At the six-hour WEC race in Shanghai yesterday Porsche 919 Hybrids finished first and fourth, thereby capturing the manufacturer’s title for the second straight year, a record in front of a crowd of 55,000. The driver trios of Timo Bernhard (DE)/Brendon Hartley (NZ)/Mark Webber (AU) and Romain Dumas (FR)/Neel Jani (CH)/Marc Lieb (DE) finished first and fourth – worth 38 points. It was Porsche’s sixth race win this season with only Bahrain remaining in the nine-round season. Now with 301 points in total, it is mathematically impossible for the hybrids from Audi (222) or Toyota (207) to surpass Porsche.
The winner of the race was never in serious doubt, but the battle for second position raged throughout between the two Toyota TS050 Hybrid entries and the #2 Porsche 919 Hybrid. The Toyota #6 TS050 of Stéphane Sarrazin, Mike Conway and Kamui Kobayashi endured two cut tires, but despite the bad luck managed to finish second. This keeps them in the fight for the drivers’ World Championship, having closed the gap on the #2 Porsche to 17 points with 26 still available in the final race at Bahrain on 19 November.
Last year’s drivers’ title went to Porsche’s Bernhard/Hartley/Webber in a thrilling finale in Bahrain. With one race to go, the current championship leaders are this year’s Le Mans winners Dumas/Jani/Lieb of Porsche.
Toyota also took third place with Anthony Davidson, Sébastien Buemi and Kazuki Nakajima, their first podium of the season. This keeps the team in the fight for runner-up in the manufacturers’ championship. Toyota is now 15 points behind Audi with a maximum of 44 still available.
Audi, having just announced it is abandoning WEC after Bahrain, had a dispiriting weekend, which probably represents the mood of the soon to be defunct team. Despite diverse problems, the six drivers and the team scored 18 points. Thus, Audi defended second place in the manufacturers’ standings, before the finale to be held in Bahrain in two weeks’ time. Initially, #8 driven by Lucas di Grassi/Loïc Duval/Oliver Jarvis (BR/F/GB) was among the front runners. One hour into the race, di Grassi, with a gap of 6.4 seconds, was in second. During the first pit stop, however, the team noted the fuel tank was absorbing clearly less fuel than planned, reducing the subsequent pit stop intervals until the mechanics fixed the defect during a service. Number 8, however, ultimately had to settle for fifth place.
The #7 car of Marcel Fässler/André Lotterer/Benoît Tréluyer (CH/D/F) was initially running in sixth and advanced to fifth place about halfway through the race. However, shortly after the race’s midpoint the two Audis hit each other. While lapping slower participants, the race cars of Oliver Jarvis and Benoît Tréluyer touched.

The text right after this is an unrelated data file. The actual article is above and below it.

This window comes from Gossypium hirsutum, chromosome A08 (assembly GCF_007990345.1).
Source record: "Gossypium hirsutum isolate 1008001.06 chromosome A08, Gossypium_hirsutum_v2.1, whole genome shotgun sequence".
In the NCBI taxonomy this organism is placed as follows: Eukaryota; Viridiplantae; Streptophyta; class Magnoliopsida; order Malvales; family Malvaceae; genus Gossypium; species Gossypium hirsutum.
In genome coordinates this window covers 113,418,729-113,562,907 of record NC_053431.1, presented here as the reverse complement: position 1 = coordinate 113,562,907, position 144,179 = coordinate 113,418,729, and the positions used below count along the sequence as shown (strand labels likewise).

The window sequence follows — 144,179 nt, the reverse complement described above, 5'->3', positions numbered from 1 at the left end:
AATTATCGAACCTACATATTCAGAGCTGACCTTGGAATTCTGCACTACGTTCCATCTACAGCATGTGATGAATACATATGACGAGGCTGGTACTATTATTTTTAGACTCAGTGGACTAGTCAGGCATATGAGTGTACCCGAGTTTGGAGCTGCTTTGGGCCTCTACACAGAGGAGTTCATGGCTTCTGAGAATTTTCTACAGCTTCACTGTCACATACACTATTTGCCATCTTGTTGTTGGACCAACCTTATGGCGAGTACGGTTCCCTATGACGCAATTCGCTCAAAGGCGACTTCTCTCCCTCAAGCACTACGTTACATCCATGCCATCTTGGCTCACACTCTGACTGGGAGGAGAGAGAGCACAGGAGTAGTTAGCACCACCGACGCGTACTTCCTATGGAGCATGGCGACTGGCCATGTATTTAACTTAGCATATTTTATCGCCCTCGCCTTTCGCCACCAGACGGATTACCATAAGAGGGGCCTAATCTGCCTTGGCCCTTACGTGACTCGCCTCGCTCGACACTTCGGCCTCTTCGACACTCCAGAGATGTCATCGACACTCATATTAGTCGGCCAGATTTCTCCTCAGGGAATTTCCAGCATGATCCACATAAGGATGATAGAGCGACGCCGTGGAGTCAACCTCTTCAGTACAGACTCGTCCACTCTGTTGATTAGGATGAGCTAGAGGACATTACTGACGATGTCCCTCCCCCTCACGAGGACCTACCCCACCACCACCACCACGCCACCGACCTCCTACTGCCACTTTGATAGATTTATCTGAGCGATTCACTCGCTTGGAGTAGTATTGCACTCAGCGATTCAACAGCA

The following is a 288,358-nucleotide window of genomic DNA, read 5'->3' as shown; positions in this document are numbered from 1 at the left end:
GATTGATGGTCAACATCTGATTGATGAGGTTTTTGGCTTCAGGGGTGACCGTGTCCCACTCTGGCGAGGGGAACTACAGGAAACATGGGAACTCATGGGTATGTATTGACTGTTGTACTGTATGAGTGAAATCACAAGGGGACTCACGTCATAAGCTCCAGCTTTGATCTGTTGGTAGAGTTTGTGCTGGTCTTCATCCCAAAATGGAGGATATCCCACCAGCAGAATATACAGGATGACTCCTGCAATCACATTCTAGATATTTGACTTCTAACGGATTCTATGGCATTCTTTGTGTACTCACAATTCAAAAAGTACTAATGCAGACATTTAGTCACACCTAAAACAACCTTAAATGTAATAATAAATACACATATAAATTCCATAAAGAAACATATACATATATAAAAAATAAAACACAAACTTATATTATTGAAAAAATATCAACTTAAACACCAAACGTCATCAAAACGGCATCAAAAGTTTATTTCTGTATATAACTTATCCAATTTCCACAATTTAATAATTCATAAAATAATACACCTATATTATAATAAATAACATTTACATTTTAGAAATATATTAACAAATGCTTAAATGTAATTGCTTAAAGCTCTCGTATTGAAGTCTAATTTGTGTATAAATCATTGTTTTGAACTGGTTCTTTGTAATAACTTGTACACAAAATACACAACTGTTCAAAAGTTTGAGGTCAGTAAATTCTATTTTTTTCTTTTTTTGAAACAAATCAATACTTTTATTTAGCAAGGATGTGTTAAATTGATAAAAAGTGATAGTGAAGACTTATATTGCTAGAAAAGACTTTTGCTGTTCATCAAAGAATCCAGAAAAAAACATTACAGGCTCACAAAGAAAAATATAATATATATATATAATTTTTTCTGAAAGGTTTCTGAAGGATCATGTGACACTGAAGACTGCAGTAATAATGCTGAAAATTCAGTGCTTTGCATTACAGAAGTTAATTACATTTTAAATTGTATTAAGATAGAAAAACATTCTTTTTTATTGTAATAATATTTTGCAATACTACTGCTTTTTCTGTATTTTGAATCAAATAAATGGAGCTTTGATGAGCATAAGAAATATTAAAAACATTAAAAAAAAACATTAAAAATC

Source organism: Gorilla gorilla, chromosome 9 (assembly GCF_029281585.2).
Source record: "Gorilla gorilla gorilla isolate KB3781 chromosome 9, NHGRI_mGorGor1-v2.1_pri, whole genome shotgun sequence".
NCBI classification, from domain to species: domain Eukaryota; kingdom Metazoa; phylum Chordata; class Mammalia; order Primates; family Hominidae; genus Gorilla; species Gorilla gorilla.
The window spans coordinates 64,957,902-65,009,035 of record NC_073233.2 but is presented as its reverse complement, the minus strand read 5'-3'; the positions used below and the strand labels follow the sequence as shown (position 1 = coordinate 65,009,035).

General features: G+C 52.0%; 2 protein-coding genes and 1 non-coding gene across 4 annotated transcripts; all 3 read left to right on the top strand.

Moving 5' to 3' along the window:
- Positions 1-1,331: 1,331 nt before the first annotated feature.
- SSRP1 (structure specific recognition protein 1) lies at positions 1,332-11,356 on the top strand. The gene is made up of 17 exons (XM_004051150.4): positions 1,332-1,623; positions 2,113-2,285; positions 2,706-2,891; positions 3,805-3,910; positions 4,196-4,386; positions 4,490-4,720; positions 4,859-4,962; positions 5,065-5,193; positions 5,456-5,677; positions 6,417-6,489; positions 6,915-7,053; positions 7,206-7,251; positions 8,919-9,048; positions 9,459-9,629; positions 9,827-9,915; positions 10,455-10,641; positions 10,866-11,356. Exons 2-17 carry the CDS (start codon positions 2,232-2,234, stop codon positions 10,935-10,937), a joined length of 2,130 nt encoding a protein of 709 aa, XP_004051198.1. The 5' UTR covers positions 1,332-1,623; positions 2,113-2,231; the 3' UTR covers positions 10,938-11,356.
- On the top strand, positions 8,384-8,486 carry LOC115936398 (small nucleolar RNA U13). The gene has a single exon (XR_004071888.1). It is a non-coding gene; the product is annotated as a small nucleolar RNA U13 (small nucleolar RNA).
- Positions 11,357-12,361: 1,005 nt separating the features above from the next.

The contact damaged the right-hand side pod of the #7 car at the compressed air connector. Thus, the air jack could no longer be operated at the next pit stop. Replacing the damaged components cost the team more than 25 minutes. With a 14-lap deficit, Fässler resumed the race in 16th place, subsequently making up ground to see the checkered flag in position six.
Shanghai LMP1 Race Results
- 1 Bernhard/Hartley/Webber (Porsche) 195 laps
- 2 Conway/Kobayashi/Sarrazin (Toyota) +59.785s
- 3 Buemi/Davidson/Nakajima (Toyota) +1m 06.038s
- 4 Dumas/Jani/Lieb (Porsche) + 1m 40.855s
- 5 Di Grassi/Duval/Jarvis (Audi R18) –3 laps
- 6 Fässler/Lotterer/Tréluyer (Audi) –14 laps
- 7 Kaffer/Trummer/Webb (CLM P1/01) –14 laps
- 8 Brundle/Rusinov/Stevens (Oreca-Nissan) –15 laps
- 9 Blomqvist/Gelael/Giovinazzi (Ligier-Nissan) –16 laps
- 10 Albuquerque/Gonzalez/Senna (Ligier-Nissan) –16 laps
First place went to #26 G-Drive Racing in an Oreca 05- Nissan. The car was extremely fast. In fact the top six teams or so of the LMP2 class would challenge the LMP1 cars – if it weren’t for rule restrictions designed to protect LMP1 cars. Second and third went to a pair of Ligier JS P2 cars with Nissan engines: Giovinazzi/Blomqvist/Gelael; and Gonzalez/Albuquerque/Senna, respectively.
Rounding off an exceptional season that saw the team win four races – including the 24 Hours of Le Mans – Signatech-Alpine claimed the LMP2 Category Teams’ and Drivers titles. Nicolas Lapierre, Stéphane Richelmi and Gustavo Menezes won the Drivers’ crown (4th place). After winning races at Spa-Francorchamps, Le Mans, the Nürburgring and Austin, Alpine took the title at Shanghai.
The GT Class Race
GTE Pro saw Ford 1-2 as the #67 Ford Ganassi Team UK car of Andy Priaulx and Harry Tincknell took a dominant win ahead of stablemates Olivier Pla and Stefan Mucke. It was the second consecutive 1-2 for the Blue Oval. Third went to the #51 AF Corse with Bruni and Calado driving the Ferrari 488 GTE.
GTE AM saw first taken by the #98 Aston Martin Racing. Driving a Vantage V8 were Dalla Lana/Lamy /Lauda. They were followed closely by the #83 AF Corse Ferrari F458 Italia driven by Perrod /Collard /Aguas. In third, Porsche works driver Wolf Henzler (Germany), Christian Ried (Germany) and Joel Camathias (Switzerland) achieved the fourth straight podium result after a spectacular pursuit with the Porsche 911 RSR.
The KCMG winning racer from Weissach is based on the seventh generation 911 sports car. Wolf Henzler, who had a Ferrari ahead of him in second under increasing pressure in the closing phase of the race. When both cars became embroiled in a collision involving a prototype in the last lap, the Porsche factory driver took third.